DINWIDDIE COUNTY, Va. -- Don’t judge a book by its cover, unless it has a really good title. Recently, a crowd of people packed inside the Hopewell Library to see a young woman named Hannah Robbins Bishop. A 4-H extension agent for the Dinwiddie Extension Office, Hannah is an expert in all things farming and agriculture.
But she recently picked up a second job – as a writer.
Her first work, a children’s book inspired by a conversation that changed Hannah’s life.
While she was born in Petersburg, and grew up in Chesterfield, you might say Hannah was raised on the historic Bonneville Farm in Dinwiddie.
It’s where she learned at a young age that she could do anything that her two brothers could.
“I was out here sweating and working, fixing the fence, moving cows,” Hannah said. “We’re driving through the fields picking up hay. I was driving the tractor.”
In fact, Hannah knew how to operate a John Deere long before she learned how to drive a car.
“It was normal for my childhood, so I thought it was normal for everybody else,” Hannah said.
Her dad trusted her so much, he once tasked her to bail a couple of fishermen out of trouble, when she was just eight years old.
“They were fishing down at the pond and got stuck and I was too busy to pull them out, and I just told Hannah to go get the tractor and chain and pull them out,” said Dan Robbins.
“And she went to the barn, got the chain, put it on the tractor, drove down there and pulled them out.”
A couple years ago, Hannah was out on that very farm with a young niece who was having a bit of a fit.
Though her father and grandfather had each taken her for a ride on the tractor, the young girl wanted to go again. So Aunt Hannah offered up her services.
The girl’s response was something that caught Hannah completely by surprise.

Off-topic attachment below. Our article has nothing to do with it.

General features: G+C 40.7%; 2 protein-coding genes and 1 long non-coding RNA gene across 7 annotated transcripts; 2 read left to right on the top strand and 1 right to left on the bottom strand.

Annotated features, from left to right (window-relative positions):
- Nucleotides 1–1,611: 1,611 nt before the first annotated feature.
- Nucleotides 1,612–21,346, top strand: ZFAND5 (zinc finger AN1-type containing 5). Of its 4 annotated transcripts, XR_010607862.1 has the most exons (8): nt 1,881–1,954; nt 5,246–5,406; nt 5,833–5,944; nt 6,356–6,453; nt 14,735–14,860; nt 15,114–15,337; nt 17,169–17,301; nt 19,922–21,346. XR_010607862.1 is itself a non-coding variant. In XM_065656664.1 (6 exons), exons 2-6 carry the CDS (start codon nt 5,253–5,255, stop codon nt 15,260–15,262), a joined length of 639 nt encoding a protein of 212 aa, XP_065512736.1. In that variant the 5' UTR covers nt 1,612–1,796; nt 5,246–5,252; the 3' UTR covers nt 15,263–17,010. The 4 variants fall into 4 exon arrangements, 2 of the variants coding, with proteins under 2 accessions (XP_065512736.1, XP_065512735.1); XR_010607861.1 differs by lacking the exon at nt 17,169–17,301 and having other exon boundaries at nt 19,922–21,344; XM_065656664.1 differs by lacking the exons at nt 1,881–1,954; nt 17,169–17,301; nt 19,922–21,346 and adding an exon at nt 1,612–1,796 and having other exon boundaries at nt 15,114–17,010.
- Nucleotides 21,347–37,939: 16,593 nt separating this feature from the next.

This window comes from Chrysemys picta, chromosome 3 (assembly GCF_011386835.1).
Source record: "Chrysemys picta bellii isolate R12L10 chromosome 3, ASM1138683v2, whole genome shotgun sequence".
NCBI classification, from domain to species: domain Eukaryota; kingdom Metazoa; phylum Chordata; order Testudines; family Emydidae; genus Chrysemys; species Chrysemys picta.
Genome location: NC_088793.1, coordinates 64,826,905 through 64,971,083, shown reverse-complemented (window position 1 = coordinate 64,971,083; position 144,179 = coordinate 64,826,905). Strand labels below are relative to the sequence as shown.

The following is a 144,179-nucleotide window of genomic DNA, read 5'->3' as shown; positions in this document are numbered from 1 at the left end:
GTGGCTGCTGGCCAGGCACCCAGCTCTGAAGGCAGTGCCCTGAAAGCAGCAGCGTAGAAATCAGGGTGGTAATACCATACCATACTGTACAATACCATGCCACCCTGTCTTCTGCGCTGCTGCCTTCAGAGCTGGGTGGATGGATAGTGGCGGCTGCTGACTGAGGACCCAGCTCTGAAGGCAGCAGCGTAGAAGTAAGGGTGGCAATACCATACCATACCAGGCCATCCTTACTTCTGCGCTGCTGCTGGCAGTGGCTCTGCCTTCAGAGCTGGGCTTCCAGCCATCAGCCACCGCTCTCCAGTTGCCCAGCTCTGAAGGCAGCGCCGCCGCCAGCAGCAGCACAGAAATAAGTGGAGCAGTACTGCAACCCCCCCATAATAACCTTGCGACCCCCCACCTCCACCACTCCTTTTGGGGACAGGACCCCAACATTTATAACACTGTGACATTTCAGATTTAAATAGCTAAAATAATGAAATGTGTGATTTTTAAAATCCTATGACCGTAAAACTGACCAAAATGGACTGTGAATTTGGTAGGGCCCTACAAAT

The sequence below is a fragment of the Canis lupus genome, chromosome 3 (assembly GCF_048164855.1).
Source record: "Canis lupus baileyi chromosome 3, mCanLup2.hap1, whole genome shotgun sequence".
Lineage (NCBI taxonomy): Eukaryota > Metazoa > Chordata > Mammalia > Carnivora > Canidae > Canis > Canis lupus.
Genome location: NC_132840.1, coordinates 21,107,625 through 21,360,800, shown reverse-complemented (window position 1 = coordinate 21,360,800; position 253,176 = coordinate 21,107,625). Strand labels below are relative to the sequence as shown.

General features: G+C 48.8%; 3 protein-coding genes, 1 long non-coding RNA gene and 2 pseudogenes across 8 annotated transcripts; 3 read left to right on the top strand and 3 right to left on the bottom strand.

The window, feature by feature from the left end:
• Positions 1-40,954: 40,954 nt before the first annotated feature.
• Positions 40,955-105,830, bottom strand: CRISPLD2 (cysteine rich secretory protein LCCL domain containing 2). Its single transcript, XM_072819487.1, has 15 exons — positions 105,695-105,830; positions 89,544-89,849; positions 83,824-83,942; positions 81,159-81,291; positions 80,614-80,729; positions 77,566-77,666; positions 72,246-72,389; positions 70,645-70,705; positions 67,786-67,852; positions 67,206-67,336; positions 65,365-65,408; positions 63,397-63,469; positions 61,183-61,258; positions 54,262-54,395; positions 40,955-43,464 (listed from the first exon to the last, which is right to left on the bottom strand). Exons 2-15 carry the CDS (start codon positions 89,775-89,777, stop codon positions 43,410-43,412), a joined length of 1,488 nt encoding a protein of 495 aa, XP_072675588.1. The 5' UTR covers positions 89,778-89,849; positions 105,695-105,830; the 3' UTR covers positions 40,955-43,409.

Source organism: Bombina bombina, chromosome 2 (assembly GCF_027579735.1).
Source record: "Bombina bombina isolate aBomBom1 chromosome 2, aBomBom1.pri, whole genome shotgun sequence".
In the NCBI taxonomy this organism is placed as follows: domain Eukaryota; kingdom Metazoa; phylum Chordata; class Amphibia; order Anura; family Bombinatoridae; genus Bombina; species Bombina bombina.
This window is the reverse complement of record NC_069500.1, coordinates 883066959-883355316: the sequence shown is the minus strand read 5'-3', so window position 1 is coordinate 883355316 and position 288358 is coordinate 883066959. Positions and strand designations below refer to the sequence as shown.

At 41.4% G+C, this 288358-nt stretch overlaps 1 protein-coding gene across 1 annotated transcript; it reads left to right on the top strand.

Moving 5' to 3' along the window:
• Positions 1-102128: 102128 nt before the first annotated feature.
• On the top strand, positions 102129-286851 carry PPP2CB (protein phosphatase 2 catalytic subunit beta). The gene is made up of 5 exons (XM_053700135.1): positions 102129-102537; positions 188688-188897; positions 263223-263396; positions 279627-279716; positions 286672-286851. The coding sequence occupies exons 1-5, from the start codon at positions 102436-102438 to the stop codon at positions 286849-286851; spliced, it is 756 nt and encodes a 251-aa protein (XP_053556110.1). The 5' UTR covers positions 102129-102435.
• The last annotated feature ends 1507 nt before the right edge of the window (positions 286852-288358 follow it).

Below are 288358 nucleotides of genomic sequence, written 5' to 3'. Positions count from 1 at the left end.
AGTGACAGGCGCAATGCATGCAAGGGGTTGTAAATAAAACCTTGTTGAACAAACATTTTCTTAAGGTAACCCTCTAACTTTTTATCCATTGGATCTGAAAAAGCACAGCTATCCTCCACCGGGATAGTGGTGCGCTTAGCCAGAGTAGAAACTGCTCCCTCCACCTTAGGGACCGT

“She stopped, and just looked me right in the eyes and said, ‘You’re so silly, Hannah, girls can’t drive tractors.’”
Those words sting, Hannah said.
“I was totally offended,” she recalled. “I couldn’t believe she thought that I was not capable of driving a tractor.”
A short time later, the seeds of an idea were planted.
“I took what she said and thought about how I could turn it into a story,” Hannah said. “Empower young girls and remind them that they can do anything that they want to do.”
So she put pen to paper, and wrote a book.
Coming up with the title – "Girls Can Drive Tractors" – was the easiest part.
“I think it’s excellent,” said Dan Robbins. “I’m impressed and I’m proud and this is what we expect of our children.”
While elementary school-aged children are the book’s target demographic, Hannah hopes the message will resonate with people of all ages, especially those in a position to cultivate the next generation.
“Start them young, get them involved,” said Hannah. “Teach them that there’s nothing abnormal about a girl driving a tractor.”
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